Succeeding Globally Through International Education and Engagement

#CTEGlobalized panel discussion on the intersection of Career and Technical Education and Global and Cultural Competencies. From left: Maureen McLaughlin, Senior Advisor and Director of International Affairs, U.S. Department of Education; Scott Stump, Assistant Secretary, Office of Career, Technical and Adult Education; Mauro Moruzzi, Ambassador, State Secretariat for Education, Research and Innovation, Switzerland; Robert Burch, Acting Director, Office of Education, Bureau for Economic Growth, Education, and Environment (E3), USAID; and Stephanie Zhang, Junior, Fashion Institute of Technology, and Family, Career and Community Leaders of America (FCCLA) Alumna.

Each year in November, we pause to celebrate International Education Week (IEW), a joint initiative of the U.S. Departments of State and Education. This week recognizes the important role education plays in connecting us across the globe and highlights the benefits of international education and the exchange of ideas, cultures and languages.

On this occasion, the U.S. Department of Education has updated its international strategy, Succeeding Globally Through International Education and Engagement, which reaffirms our commitment to preparing our students for an interconnected and competitive world. It lays out the three key objectives of our international work: increasing global and cultural competencies for all students, learning from and with other countries to strengthen U.S. education, and engaging in education diplomacy.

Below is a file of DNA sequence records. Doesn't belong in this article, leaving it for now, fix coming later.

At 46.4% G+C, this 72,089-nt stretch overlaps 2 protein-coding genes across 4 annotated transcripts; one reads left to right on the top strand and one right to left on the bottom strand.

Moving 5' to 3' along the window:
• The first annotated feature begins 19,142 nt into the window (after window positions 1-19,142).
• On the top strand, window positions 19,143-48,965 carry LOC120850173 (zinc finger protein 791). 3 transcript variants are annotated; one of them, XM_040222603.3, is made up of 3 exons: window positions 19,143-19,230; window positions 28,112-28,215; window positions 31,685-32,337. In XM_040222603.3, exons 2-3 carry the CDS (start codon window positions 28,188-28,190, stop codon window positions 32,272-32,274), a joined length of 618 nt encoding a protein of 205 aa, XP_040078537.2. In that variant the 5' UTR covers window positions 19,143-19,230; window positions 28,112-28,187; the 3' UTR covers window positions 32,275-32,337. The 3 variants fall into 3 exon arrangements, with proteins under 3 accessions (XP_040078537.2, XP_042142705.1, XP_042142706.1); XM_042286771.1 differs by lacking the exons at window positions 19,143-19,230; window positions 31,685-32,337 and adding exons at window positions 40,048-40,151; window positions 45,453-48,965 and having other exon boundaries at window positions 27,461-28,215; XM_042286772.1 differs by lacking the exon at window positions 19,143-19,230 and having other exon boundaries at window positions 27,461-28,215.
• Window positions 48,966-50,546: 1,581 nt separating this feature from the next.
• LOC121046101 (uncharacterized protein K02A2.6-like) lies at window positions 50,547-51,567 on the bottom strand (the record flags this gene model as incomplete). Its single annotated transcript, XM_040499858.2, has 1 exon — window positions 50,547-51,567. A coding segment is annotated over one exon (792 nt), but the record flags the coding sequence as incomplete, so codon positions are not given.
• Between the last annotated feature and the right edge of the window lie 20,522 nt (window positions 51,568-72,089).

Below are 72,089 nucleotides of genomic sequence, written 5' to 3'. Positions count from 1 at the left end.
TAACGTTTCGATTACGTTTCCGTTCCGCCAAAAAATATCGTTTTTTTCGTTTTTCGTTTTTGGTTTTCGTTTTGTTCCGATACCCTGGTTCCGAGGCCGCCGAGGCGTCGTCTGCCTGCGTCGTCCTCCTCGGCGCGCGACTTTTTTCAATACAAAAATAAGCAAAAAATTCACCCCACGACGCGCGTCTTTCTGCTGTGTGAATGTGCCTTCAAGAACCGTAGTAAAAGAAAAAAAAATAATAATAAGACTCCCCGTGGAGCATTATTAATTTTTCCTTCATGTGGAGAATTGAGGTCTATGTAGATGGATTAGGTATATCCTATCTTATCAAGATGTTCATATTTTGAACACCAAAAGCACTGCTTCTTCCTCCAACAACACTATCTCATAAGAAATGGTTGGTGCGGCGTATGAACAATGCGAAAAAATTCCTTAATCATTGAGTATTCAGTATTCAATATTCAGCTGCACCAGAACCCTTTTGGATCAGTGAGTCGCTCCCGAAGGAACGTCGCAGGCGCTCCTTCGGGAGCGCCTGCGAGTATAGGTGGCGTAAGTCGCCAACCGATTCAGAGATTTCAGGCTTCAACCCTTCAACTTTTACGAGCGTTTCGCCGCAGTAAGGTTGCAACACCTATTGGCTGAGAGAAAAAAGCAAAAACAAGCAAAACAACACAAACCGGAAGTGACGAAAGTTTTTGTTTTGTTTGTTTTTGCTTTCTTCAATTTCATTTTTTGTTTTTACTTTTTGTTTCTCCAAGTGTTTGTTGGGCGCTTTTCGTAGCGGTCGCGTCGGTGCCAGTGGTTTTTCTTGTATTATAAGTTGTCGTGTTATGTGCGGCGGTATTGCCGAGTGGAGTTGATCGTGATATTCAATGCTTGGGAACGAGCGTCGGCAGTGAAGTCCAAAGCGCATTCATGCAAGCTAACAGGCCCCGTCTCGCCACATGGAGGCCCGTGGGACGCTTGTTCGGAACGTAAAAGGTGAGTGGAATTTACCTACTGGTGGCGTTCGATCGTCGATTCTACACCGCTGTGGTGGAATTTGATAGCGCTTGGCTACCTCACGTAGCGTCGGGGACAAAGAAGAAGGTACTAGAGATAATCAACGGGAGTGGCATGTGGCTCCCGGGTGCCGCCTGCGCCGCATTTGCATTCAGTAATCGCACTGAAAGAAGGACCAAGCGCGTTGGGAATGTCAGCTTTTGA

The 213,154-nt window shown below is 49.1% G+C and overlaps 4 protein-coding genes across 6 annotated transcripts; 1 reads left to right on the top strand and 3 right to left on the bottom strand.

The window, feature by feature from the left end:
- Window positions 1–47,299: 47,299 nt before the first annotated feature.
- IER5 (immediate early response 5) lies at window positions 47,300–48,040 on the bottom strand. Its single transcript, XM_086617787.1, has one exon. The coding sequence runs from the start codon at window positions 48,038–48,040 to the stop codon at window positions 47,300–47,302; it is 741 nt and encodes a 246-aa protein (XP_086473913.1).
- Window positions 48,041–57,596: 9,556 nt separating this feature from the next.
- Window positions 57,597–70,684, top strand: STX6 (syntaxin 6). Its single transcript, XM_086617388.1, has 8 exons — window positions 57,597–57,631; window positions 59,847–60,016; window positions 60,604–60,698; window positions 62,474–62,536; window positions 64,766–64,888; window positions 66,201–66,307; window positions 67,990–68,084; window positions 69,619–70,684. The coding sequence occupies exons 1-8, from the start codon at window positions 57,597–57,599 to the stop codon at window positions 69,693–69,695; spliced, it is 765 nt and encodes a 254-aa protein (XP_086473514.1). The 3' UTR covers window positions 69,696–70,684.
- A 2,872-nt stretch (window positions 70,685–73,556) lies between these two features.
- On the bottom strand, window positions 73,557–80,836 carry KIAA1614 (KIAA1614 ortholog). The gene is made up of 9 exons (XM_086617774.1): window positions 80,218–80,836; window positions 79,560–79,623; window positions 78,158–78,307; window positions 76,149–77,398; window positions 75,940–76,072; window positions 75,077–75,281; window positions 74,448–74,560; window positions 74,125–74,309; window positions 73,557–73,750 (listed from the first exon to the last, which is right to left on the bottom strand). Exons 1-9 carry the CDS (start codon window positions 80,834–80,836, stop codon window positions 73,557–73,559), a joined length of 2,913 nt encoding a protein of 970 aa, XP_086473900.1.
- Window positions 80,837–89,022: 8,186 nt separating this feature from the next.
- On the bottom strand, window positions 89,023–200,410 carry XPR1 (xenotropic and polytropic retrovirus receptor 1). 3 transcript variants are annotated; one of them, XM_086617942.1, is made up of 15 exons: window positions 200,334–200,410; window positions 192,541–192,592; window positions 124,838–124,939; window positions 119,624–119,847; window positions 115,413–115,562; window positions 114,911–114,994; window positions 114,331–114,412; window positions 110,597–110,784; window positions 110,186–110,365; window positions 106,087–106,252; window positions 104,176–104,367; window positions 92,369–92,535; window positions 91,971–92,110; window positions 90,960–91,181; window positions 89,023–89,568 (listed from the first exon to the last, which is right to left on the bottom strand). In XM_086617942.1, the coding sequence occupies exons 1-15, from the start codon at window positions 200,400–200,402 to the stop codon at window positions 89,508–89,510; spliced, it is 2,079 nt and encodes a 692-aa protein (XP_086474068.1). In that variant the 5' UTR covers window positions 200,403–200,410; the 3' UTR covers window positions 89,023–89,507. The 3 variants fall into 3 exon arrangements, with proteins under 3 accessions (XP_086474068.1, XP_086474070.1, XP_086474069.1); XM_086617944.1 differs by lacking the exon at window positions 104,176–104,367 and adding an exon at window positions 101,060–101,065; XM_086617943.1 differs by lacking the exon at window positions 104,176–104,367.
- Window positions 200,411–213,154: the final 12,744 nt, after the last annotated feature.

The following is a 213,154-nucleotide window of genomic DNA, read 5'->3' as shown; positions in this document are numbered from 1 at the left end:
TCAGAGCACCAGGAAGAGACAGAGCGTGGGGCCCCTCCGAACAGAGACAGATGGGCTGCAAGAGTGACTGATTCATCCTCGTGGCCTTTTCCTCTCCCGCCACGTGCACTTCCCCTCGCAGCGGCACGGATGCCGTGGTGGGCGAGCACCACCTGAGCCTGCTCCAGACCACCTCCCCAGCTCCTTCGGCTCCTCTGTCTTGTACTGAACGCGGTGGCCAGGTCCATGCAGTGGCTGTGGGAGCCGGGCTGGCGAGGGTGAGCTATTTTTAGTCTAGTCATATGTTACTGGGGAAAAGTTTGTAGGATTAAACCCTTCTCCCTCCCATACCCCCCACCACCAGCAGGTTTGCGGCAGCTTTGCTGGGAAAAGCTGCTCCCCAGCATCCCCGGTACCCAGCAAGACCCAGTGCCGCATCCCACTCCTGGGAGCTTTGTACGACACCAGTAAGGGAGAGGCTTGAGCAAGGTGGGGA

Secretary Betsy DeVos has emphasized the need to fundamentally rethink education so that each student, at every age, is prepared for whatever comes next. To that end, we are focusing attention on preparing all of our students for careers in the global economy.  We need more individuals with an entrepreneurial mindset to foster a new generation of innovators, inventors, and job creators who will unleash their ingenuity worldwide.

Now, more than ever, we must aim to develop globally and culturally competent students. It is not enough to focus solely on ensuring that students have basic reading, writing, and math skills. Today’s world also requires critical thinking, creativity, communication, collaboration and cultural intelligence to face challenges head on.

Education is critical to economic growth. But no economy can reach its capacity without enlisting the talents of all members of society.  Empowering each individual to excel — including creating new pathways to success in the critical STEM fields, and securing more world-class learning opportunities for women around the globe — can unlock human potential on a transformational scale.

While we focus our attention on international education this week, we recognize that every week is international education week — an opportunity to start learning a new language, explore a new culture, engage with someone from a different background and open doors to a world of possibilities.

 

Maureen McLaughlin is Senior Advisor to the Secretary and Director of International Affairs at the U.S. Department of Education.

Rebecca Miller is an International Affairs Specialist at the U.S. Department of Education.

Photo at the top: #CTEGlobalized panel discussion on the intersection of Career and Technical Education and Global and Cultural Competencies. From left: Maureen McLaughlin, Senior Advisor and Director of International Affairs, U.S. Department of Education; Scott Stump, Assistant Secretary, Office of Career, Technical and Adult Education; Mauro Moruzzi, Ambassador, State Secretariat for Education, Research and Innovation, Switzerland; Robert Burch, Acting Director, Office of Education, Bureau for Economic Growth, Education, and Environment (E3), USAID; and Stephanie Zhang, Junior, Fashion Institute of Technology, and Family, Career and Community Leaders of America (FCCLA) Alumna.

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